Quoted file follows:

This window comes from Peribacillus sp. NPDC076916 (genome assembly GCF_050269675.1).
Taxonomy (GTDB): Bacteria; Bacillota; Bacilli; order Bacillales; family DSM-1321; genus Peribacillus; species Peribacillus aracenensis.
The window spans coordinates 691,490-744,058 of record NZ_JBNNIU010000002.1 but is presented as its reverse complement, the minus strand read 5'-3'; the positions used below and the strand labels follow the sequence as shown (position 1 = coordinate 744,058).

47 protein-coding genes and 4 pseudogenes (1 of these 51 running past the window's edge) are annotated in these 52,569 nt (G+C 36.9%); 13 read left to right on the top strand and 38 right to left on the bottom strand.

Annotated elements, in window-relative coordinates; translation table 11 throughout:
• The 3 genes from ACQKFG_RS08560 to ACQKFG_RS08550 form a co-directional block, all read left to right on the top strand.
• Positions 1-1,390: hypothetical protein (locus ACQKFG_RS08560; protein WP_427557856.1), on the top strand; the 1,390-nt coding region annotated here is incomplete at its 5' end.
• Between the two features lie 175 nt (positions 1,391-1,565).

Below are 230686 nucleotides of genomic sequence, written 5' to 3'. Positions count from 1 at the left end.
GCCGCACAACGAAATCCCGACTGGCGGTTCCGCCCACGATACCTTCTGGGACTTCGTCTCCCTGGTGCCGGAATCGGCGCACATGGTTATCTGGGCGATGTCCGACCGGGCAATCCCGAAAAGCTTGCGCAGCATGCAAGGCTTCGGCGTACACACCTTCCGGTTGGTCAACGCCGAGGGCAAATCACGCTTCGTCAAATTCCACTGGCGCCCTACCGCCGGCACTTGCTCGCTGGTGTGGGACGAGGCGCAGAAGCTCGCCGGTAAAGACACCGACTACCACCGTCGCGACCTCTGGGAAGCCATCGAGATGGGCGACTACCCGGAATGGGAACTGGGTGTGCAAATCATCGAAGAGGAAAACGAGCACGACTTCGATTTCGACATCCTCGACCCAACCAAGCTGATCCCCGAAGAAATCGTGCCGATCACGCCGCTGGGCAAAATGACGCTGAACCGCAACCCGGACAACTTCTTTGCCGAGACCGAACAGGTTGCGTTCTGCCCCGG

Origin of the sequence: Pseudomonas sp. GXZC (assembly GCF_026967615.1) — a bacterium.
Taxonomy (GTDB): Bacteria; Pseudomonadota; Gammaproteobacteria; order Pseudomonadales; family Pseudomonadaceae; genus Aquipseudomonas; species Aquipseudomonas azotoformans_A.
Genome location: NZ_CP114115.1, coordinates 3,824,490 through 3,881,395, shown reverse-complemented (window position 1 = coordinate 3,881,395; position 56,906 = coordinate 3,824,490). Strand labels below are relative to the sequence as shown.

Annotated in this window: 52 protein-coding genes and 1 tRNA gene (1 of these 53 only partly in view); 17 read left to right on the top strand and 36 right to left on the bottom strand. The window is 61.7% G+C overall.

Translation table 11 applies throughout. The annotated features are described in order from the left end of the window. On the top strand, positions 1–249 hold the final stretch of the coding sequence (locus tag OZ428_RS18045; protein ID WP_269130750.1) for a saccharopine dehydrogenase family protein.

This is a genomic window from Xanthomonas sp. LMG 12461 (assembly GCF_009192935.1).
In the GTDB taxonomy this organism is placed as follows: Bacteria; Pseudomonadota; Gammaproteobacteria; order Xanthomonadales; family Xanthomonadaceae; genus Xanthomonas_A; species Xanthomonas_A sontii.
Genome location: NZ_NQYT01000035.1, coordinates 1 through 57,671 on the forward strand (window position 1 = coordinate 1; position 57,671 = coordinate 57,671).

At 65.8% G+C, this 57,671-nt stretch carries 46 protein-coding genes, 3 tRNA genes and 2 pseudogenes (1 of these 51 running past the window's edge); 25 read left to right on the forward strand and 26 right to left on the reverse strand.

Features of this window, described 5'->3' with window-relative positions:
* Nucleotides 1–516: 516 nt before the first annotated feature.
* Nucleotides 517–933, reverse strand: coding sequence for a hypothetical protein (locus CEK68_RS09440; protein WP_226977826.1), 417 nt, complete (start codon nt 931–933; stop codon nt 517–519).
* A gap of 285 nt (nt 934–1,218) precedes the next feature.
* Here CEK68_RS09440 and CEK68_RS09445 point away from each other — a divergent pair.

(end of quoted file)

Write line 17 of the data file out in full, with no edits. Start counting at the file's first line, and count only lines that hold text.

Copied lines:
In the GTDB taxonomy this organism is placed as follows: Bacteria; Pseudomonadota; Gammaproteobacteria; order Xanthomonadales; family Xanthomonadaceae; genus Xanthomonas_A; species Xanthomonas_A sontii.